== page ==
Roanoke City Schools Spent $1.5 Million on Covid-Killing Air Cleaners. But Do They Work?

While school officials defended the use of bipolar ionization, experts said there's no convincing evidence the technology is effective.

Roanoke City Public Schools Chief Operations Officer Chris Perkins discussed the district's air quality improvement efforts in a Sept. 3, 2021 video. SCREENSHOT

To mitigate spread of the coronavirus, Roanoke City Public Schools last year spent more than $1.5 million on an unproven air-cleaning technology that may produce harmful chemicals.

When schools nationwide grappled with reopening last summer, millions of dollars in federal pandemic relief funds allowed districts to improve the flow of fresh air through buildings. While some methods are well established — such as ventilation and filtration — others, which add chemicals or electrically charged atoms into the air, have not been researched extensively.

Bipolar ionization is among the newer technologies marketed by companies amid a pandemic rush by offices and schools to improve their air quality. In theory, such devices generate ions that inactivate microbes and glom on to particles in the air — such as small droplets containing the coronavirus — creating a cluster that is then more easily caught in traditional air filters.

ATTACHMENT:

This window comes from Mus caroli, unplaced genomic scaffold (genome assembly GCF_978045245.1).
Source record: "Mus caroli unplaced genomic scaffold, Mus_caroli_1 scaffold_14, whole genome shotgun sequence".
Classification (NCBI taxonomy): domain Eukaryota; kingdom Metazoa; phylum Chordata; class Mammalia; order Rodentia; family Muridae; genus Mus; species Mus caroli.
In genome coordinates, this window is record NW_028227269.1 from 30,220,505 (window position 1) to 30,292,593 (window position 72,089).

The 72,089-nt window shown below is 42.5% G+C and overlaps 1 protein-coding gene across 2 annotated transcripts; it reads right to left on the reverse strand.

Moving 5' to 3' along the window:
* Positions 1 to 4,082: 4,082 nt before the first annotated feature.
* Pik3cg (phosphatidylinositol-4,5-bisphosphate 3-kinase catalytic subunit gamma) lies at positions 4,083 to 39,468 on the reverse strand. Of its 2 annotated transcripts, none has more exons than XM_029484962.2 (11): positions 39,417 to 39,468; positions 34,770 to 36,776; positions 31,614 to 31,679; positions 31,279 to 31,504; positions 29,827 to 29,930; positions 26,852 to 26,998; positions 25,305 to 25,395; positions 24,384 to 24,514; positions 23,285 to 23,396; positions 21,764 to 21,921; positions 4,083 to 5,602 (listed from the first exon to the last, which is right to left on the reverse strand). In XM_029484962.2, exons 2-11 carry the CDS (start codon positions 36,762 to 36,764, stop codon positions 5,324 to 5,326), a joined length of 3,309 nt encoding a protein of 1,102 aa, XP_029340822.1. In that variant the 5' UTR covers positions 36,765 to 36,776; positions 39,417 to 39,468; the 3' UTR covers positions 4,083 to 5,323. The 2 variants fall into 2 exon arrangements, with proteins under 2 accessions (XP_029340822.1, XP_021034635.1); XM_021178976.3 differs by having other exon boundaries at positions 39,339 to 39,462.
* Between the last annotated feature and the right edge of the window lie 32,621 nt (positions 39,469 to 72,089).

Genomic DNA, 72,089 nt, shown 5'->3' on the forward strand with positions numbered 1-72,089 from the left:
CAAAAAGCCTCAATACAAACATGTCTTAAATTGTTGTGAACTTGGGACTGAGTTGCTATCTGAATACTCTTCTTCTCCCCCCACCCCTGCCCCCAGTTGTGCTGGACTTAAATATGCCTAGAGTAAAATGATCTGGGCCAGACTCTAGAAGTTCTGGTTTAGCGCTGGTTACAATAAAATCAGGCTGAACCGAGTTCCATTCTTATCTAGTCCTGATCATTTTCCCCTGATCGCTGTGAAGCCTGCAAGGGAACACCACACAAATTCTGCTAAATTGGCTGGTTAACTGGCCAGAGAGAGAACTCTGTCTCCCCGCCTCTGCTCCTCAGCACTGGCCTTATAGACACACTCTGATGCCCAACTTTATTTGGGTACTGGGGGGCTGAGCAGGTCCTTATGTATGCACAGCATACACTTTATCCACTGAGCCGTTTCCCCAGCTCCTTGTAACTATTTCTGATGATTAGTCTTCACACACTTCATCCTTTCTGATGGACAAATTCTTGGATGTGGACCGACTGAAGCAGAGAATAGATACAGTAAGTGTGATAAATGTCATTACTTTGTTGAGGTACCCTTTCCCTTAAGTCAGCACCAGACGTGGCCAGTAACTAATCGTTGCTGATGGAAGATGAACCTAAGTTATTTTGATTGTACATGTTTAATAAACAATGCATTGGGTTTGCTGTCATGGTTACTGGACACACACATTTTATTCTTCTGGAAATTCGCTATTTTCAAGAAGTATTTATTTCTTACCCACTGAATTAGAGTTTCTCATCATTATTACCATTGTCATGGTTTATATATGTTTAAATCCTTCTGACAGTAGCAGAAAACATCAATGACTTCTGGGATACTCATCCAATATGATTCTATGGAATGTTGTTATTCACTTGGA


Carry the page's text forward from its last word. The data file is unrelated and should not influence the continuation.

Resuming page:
City schools spent $1,577,007 on the purchase and installation of bipolar ionization devices, which were placed in all 28 schools before reopening in August 2021.

While Roanoke school officials last week defended the continued use of the technology, experts in the field of indoor air quality sounded caution, with one expert saying he wouldn’t want his children attending a school with bipolar ionization in place.

“I think the basic question is, ‘Why are we investing so much in products that we don't know if they're going to work, when there are alternatives that we do know will work?’” Delphine Farmer, a professor at Colorado State University who studies atmospheric chemistry, said in an interview. “The ionizers are a bit of a different beast, and they’re not well established. There haven't been independent, peer-reviewed publications that show that these systems would work really well in real-world building environments.”

'This isn't their fault'

Bipolar ionization is not the only tool Roanoke schools are using to try to improve air quality, which has gained renewed attention as schools announced Monday that masking would be optional in response to advice from the U.S. Centers for Disease Control and Prevention.

Since reopening, schools have put 1,500 stand-alone air purifiers in classrooms, cafeterias and other school spaces. Such filters, called HEPA for “high efficiency particulate air,” remove dust, pollen, bacteria and other particles from the air.

All told, city schools have earmarked $24.2 million in federal funds for air quality improvements, to include ongoing district-wide upgrades to its HVAC systems, according to the district.

Catherine Koebel, a parent of two elementary school students in Roanoke, first raised concerns to Superintendent Verletta White last September about the district’s use of bipolar ionization.